But in this stage, there is a problem. The first step of any dream is coming up with the IDEA itself, but many times the IDEA never makes it past the Dream stage, it just stays up in your head – happy, lofty, exciting, ready to drift off with the clouds it co-exists with. But we can’t allow this to happen or it will drift away and amount to nothing. We need to grab that IDEA and pull it down from its lofty heights and wrestle with it. Dreams are tough, they take a lot of effort to subdue. Pulling an IDEA into reality is also scary too. What if I get started and can’t see it through? What if I’m not up to the task? What if my abilities won’t take me where I need to go? And the biggest…what if I fail? Ideas are fun to live with when they don’t threaten us and push us to actually do something. But few things in life are worthwhile without ideas that become dreams. Over the years I have found that GOD is a GOD of dreams and that when He gives you a vision He will also provide the resources if you’re willing to take the next step. And this can even apply to something as small as a tree house.

And so, we decided to take the IDEA of this tree house and give it a chance. But, in order to fully pull it down from the clouds to begin wrestling with its possibilities, a few more steps needed to be taken.

(To be continued…)

DIY Uncategorized

How To Build a Spinning Wheel

Why Build a Spinning Wheel?

For our recent reboot of the Elevate series, Berry Blast Theme Park, our staff and volunteers took time and effort to make a “point system” that would energize the kids and match the theme of our environment in FC Kids. The result: The Berry Blast Spinning Wheel! Our kids loved getting to come up and spin the wheel when their team won. It also gave them motivation to participate. Below are the instructions to make one for your environment, though you can adapt it for your own purposes.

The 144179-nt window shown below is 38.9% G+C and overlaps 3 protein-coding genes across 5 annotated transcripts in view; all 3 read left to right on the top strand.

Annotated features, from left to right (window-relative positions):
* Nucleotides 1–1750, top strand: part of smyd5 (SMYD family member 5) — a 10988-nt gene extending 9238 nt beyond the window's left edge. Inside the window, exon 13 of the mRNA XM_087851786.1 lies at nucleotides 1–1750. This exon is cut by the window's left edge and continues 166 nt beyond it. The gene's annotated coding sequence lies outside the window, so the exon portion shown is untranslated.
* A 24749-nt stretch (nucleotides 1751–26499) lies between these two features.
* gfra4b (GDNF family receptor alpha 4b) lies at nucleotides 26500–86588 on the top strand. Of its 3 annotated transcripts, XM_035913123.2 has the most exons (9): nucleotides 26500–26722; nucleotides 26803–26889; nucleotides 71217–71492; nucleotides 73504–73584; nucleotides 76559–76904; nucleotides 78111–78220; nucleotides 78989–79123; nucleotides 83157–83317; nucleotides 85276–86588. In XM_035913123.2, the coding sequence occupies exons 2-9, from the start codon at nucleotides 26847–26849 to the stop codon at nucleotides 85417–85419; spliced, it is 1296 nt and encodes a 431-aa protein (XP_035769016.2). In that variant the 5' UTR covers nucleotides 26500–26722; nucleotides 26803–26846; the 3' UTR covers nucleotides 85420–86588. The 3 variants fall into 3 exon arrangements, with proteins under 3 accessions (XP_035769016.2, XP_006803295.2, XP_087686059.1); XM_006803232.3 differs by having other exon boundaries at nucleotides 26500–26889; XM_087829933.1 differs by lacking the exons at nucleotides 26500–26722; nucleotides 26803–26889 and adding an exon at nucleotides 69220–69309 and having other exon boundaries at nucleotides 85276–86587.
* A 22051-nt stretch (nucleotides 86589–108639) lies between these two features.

BBTP Spinning WheelMaterials Needed (and found at your local hardware store):
1/2” Sheet of Plywood or MDF
4×4’ Post
2 2’x4’s
BBTP Spinner Art (optional)
8 1/4” dowels
A Lazy Susan with the top removed
3/8” x 5” Bolt with a lock nut
3/8” Washers
Wood Trim
Thin Piece of Stiff Leather or Plastic
Box of 3” Philips Wood Screws
Plastic Screw Head Covers
Nail Gun and Nails for Nail Gun (optional)
Wood Glue
Wood Puddy
Drill
Paint and/or Print Pieces for the wheel
Paint for the base and trim
Pencil

How To:

1. Use a 1/2” sheet of plywood or MDF to create a 30” circle, with a hole in the center of the circle for a 3/8” bolt.

2. Divide the circle into 20 ‘pie’ wedges, more or less, for the points. (Note: There are twenty wedges exactly on the BBTP Spinner Art). Mark with a regular pencil.

3. Drill twenty holes for the 1/4” dowels about an inch inside all around the edge of the circle and evenly spaced apart. They need to be aligned with the edge of each ‘pie wedge’.

4. Cut the 1/4” dowels to about 4” long and glue them in the holes you just drilled. We used wood glue. These dowel rods will be used as handles to spin the wheel, as well as the stoppers for the flapper.

5. Paint the circle and the stoppers the same color. We used Behr® Ultra, Satin Finish “Glidden Fresh Tangerine”.

6. Print the “BBTP_Spinner_Art.jpg” from the Environmental Graphics folder (available when you purchase the series) and adhere to the inside of the circle with screws. We used plastic screw head covers to disguise them. You can also create your own art. You can decorate your ‘pie wedges’ with different colors, different point amounts or whatever you are having the kids try to win. You can do this by painting, or by printing pieces, to adhere to the ‘pie wedges’.

7. To mount the circle to it’s stand, use a 4’x4’ post that’s at least 4’ tall. Mark a hole centered 20” down from the top the post, and drill a 3/8” hole all the way through the post. This is for the bolt that goes through the post and the center of the circle. We used washers to create space between the post and the circle so that the wheel can spin freely. We also used the base and ring with ball bearings from a lazy susan to help the circle spin. So the end result on the bolt went in this order (from back to front):

Bolt -> Washer -> Post -> Washer -> Lazy Susan base (with ball bearings facing the circle) -> Circle (with Art Attached) -> Washer -> Lock Nut

Note: Do NOT screw the Lazy Susan Base to the circle, instead, tighten the Bolt and Lock Nut just enough so the wheel spins freely and the ball bearings stay inside the Lazy Susan Base.

8. Use 2×4’s to create a base for the post and spinner. Screw the 2’x4’s to the bottom of the post first, in a radiating pattern. Then attach MDF around the edge in the form of a box. Then use the remaining MDF to form the top of the base. Finally, attach the trim with a nail gun, or other method, around the sides and edges of the base.

9. Use wood putty to fill the nail holes. When dry, paint the base and trim.